Arsonists in West Derby set fire to a wooden synagogue and the caretaker was attacked and badly injured when he opened the gates to the fire brigade; workers at Canada Dock in Liverpool returned from the holidays to find ?Death to all Jews? painted above the entrance. The photograph shows the burnt-out wooden synagogue in West Derby Cemetery. Just two years after British troops had liberated Bergen-Belsen, the language of the Third Reich had resurfaced, this time at home. Anger about what had happened in Palestine was one thing, but it seemed to have unleashed something far more vicious.
First Communion, 1952
First Communion, 1953
Two more photographs from the same family album. I suspect the subject matter will resonate with some more than others but they portray one of the rituals that thousands of young girls undertook as an essential part of their religious upbringing. I cannot identify the locations – but the other family photographs are taken around Vauxhall Road, so they could well be there. The decorations in the second photograph will be for the Coronation – not for the First Communion. These kind of processions were not exclusive to Liverpool but they were a big event in Catholic parishes as is evident from the crowds of onlookers.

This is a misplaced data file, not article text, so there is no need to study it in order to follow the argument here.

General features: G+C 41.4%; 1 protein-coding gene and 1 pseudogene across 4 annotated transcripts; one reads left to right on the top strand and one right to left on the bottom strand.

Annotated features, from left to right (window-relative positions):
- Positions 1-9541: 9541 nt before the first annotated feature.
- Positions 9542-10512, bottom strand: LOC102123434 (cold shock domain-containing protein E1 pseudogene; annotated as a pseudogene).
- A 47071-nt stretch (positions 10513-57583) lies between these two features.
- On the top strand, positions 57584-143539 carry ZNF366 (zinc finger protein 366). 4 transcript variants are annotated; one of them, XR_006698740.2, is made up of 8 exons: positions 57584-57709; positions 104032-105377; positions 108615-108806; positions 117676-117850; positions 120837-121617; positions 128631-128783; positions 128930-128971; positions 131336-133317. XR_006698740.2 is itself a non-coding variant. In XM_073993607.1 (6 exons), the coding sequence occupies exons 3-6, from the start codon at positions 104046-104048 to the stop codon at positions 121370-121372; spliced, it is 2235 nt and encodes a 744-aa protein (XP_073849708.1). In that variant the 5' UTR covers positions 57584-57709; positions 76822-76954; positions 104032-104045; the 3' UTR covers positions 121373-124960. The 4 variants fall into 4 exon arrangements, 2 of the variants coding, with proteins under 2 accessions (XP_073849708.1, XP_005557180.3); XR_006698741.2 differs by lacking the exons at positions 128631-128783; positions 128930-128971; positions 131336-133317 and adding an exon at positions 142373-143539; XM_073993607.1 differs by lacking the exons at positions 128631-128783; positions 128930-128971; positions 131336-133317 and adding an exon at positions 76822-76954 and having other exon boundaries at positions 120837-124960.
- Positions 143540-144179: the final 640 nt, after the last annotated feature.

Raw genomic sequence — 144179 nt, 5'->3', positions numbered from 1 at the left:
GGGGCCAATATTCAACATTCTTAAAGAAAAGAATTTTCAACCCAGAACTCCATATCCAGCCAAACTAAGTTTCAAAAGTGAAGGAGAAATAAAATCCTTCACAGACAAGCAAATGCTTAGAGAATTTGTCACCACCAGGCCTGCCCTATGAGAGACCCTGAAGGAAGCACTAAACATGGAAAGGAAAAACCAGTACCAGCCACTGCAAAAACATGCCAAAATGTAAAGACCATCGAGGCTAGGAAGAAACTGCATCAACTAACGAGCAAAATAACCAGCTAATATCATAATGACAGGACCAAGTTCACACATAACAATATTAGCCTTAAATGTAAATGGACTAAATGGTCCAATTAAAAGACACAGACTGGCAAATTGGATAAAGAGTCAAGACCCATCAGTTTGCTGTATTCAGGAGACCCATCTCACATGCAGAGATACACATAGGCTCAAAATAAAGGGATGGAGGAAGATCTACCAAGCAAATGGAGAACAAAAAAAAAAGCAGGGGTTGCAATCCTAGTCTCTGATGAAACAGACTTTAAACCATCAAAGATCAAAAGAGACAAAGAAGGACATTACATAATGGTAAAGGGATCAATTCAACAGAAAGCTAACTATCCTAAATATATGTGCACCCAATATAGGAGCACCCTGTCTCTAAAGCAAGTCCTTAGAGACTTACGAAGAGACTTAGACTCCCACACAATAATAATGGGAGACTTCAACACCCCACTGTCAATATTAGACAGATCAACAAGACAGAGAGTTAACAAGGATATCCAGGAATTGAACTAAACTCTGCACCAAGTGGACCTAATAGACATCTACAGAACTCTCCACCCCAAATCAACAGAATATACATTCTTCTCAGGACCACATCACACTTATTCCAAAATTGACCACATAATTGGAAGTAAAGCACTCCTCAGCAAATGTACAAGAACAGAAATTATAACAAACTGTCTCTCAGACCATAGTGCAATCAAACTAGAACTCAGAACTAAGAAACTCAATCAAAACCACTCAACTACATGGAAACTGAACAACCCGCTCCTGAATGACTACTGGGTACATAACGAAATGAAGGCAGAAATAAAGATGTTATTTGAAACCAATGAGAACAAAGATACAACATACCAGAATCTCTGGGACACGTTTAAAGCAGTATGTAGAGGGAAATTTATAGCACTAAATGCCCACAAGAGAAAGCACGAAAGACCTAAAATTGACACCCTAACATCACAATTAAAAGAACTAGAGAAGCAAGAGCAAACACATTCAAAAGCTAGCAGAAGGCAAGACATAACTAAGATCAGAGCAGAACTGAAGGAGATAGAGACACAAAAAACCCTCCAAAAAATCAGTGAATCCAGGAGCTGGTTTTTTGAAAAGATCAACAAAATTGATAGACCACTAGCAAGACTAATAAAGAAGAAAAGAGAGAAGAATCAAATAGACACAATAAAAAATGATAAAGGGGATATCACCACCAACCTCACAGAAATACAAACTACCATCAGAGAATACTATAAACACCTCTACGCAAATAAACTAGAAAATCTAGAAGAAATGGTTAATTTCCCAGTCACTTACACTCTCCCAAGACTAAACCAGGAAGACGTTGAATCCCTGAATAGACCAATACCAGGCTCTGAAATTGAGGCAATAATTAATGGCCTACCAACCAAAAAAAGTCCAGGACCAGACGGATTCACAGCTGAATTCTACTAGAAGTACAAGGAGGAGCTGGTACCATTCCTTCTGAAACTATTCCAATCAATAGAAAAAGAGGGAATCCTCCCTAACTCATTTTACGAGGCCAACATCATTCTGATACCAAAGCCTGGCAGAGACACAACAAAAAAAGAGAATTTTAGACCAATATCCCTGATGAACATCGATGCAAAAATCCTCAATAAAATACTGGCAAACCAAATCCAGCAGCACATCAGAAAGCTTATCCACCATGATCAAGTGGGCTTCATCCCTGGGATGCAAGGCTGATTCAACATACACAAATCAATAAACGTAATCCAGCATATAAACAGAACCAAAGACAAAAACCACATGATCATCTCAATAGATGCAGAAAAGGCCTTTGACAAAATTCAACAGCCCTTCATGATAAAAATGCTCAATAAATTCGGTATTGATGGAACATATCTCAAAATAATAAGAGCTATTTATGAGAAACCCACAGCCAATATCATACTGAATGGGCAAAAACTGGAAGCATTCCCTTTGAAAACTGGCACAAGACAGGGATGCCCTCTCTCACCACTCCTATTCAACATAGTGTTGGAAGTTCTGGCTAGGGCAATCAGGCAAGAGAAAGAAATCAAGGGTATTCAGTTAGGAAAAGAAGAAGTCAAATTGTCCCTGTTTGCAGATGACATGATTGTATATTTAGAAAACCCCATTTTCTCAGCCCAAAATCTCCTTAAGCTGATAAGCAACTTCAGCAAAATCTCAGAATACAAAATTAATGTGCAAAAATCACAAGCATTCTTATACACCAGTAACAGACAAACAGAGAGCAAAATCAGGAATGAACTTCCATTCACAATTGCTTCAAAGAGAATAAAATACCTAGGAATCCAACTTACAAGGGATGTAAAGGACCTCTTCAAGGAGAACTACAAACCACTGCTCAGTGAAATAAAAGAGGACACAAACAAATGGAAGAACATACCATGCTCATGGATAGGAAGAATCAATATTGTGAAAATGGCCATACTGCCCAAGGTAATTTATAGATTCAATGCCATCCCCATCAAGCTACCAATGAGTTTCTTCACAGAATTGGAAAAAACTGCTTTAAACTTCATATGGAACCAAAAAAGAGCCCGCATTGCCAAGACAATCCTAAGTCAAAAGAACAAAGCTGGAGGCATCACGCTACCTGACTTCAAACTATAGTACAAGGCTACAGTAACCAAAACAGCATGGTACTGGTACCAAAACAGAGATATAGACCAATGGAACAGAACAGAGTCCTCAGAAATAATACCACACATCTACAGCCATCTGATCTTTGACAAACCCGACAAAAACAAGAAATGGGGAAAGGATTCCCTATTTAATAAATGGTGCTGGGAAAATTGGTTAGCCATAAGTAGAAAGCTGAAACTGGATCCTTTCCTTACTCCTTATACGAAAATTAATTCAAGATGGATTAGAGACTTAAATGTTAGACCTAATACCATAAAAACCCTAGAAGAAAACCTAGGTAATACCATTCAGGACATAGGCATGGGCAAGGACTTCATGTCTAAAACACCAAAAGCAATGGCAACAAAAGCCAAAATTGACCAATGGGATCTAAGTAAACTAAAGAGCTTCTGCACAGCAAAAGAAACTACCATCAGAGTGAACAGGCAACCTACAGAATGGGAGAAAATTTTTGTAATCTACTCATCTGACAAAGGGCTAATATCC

Naylor Street, 1934
Gladstone Street, 1934